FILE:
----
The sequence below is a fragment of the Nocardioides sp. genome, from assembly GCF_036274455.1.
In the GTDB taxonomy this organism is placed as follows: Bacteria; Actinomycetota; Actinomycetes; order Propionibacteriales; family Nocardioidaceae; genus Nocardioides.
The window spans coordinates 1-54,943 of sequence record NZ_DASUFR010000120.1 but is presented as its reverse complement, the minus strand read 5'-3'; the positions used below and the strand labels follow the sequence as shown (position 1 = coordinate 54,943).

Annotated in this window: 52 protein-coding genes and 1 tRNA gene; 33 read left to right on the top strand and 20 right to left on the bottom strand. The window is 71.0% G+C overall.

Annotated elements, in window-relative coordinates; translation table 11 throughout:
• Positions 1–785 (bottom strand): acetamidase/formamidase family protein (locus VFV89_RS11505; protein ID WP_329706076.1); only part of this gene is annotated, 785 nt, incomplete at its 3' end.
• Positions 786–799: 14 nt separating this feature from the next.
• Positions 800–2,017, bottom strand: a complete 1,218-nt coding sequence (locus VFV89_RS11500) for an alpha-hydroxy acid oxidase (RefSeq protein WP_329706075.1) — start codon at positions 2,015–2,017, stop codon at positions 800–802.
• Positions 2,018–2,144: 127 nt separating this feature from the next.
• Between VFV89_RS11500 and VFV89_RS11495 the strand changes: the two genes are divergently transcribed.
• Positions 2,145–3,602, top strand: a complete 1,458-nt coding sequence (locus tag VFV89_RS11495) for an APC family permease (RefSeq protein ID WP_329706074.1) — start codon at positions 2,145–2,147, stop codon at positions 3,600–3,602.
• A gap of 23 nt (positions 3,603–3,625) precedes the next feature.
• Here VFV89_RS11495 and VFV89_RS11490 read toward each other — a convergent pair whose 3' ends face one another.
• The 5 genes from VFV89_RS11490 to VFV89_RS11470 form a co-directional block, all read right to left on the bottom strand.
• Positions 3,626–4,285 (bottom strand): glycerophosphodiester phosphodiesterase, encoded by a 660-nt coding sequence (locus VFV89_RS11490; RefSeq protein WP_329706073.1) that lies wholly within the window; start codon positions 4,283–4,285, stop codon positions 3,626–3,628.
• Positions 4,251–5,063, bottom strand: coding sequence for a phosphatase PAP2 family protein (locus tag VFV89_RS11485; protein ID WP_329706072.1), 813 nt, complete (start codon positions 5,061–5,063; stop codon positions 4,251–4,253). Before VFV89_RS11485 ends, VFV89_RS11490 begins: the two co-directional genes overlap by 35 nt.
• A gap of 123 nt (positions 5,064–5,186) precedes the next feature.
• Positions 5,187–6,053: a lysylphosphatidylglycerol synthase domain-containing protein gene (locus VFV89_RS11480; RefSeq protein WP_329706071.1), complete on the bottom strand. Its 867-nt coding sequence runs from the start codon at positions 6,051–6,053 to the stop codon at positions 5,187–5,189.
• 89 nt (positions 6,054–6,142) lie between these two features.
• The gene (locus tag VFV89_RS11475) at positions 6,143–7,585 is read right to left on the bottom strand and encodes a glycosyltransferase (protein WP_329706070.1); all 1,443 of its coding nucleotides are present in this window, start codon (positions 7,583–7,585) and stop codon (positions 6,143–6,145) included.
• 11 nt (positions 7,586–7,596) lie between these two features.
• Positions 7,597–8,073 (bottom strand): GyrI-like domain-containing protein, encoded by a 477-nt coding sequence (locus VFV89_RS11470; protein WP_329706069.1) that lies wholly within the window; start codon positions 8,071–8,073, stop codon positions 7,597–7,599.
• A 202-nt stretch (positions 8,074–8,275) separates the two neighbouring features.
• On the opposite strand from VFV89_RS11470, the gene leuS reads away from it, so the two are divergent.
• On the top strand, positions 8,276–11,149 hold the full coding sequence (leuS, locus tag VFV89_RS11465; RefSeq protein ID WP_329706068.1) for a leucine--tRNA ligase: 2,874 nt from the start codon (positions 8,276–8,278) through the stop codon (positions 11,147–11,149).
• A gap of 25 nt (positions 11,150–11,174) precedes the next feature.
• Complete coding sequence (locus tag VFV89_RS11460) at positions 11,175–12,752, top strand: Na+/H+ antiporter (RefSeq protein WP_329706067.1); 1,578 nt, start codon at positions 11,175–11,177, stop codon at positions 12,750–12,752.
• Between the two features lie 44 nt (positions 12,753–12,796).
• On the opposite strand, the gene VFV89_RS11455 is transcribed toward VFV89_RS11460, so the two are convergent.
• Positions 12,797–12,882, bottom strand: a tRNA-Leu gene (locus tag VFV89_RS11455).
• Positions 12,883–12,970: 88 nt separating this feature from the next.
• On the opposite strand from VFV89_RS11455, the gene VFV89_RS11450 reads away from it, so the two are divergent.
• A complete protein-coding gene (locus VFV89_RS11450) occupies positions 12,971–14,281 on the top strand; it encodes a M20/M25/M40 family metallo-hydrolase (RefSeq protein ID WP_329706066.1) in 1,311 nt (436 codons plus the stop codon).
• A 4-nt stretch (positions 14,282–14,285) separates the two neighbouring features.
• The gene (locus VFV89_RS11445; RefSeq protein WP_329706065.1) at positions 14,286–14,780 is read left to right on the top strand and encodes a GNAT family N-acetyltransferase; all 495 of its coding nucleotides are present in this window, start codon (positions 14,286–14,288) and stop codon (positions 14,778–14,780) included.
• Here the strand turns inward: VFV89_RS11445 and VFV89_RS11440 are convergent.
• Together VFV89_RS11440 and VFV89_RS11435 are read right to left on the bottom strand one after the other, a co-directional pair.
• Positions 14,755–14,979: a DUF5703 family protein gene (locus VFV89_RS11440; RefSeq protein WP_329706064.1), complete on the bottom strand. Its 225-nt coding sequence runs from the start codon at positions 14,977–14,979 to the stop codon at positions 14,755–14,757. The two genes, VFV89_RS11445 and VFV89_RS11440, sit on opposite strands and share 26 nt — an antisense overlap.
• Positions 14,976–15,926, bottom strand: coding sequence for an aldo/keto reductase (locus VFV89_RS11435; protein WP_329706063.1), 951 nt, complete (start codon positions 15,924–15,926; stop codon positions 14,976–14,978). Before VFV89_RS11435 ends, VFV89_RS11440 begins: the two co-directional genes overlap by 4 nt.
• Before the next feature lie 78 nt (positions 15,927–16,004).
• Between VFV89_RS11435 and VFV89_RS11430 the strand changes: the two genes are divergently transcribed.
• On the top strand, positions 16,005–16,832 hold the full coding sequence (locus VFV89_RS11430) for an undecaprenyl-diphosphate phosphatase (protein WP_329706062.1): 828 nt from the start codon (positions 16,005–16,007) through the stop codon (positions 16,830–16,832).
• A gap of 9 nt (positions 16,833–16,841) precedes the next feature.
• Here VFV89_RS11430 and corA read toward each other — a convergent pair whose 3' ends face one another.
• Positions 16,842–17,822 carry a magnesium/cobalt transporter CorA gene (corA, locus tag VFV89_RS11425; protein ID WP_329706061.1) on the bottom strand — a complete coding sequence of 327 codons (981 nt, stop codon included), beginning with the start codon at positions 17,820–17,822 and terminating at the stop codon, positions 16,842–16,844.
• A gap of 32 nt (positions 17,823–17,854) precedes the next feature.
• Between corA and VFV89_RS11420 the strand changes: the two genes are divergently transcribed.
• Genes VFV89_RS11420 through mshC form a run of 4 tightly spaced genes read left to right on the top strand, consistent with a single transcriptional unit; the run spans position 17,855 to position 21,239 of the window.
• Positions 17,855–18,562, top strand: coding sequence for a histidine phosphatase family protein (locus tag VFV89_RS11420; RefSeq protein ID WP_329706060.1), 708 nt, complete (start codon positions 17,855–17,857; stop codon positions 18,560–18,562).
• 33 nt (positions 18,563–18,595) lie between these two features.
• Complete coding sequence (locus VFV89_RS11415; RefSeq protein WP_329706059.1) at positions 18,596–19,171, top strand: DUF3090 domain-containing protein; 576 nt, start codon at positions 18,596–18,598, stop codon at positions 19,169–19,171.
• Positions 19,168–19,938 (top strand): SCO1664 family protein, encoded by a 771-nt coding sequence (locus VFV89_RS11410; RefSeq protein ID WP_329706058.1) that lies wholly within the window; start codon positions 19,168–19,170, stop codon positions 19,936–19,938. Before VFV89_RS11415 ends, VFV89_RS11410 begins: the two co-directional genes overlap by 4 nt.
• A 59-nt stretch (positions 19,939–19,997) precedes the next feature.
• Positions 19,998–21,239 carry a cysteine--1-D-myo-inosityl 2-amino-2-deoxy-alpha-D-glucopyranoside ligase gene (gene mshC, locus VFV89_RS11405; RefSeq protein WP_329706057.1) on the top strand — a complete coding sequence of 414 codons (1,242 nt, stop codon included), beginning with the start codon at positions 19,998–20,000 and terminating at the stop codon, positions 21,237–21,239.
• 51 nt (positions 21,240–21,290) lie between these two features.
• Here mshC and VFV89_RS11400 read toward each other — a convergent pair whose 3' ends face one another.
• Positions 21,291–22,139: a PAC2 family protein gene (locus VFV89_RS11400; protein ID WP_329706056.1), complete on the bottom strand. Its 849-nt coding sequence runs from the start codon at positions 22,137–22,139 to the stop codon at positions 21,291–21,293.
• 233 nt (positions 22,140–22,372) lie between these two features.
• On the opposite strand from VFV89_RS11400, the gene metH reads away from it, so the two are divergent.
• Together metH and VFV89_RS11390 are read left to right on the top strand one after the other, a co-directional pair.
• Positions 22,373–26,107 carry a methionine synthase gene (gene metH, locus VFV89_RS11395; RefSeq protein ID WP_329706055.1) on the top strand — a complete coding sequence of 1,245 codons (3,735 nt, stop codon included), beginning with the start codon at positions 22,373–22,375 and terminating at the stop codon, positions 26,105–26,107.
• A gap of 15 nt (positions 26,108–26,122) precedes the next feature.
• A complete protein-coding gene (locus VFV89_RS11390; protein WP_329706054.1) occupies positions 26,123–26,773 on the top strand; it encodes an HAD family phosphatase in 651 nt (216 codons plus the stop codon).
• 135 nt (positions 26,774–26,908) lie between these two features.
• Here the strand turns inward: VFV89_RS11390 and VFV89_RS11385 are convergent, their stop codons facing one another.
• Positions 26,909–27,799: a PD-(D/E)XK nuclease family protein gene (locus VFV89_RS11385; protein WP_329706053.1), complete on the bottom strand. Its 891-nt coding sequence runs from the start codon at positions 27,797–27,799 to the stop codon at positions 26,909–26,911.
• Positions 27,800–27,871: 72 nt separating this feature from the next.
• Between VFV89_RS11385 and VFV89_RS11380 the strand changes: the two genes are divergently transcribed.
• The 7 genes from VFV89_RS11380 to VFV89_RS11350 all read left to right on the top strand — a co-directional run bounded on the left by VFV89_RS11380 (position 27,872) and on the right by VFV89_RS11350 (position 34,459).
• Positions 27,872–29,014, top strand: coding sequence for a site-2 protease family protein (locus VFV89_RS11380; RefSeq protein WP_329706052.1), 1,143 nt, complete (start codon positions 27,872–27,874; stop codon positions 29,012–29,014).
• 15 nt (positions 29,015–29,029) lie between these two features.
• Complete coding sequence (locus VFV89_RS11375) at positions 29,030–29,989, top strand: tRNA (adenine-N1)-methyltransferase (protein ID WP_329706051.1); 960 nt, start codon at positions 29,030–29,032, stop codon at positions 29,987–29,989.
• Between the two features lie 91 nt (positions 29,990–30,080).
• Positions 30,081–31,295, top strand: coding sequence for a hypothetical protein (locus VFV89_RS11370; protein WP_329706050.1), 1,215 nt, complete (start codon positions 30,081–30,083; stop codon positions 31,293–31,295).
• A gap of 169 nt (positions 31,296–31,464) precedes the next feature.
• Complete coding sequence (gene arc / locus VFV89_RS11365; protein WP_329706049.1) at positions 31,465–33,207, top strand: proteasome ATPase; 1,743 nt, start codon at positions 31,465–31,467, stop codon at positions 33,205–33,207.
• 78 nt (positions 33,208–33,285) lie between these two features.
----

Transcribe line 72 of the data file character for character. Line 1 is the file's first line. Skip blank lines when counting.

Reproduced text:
• Complete coding sequence (locus VFV89_RS11375) at positions 29,030–29,989, top strand: tRNA (adenine-N1)-methyltransferase (protein ID WP_329706051.1); 960 nt, start codon at positions 29,030–29,032, stop codon at positions 29,987–29,989.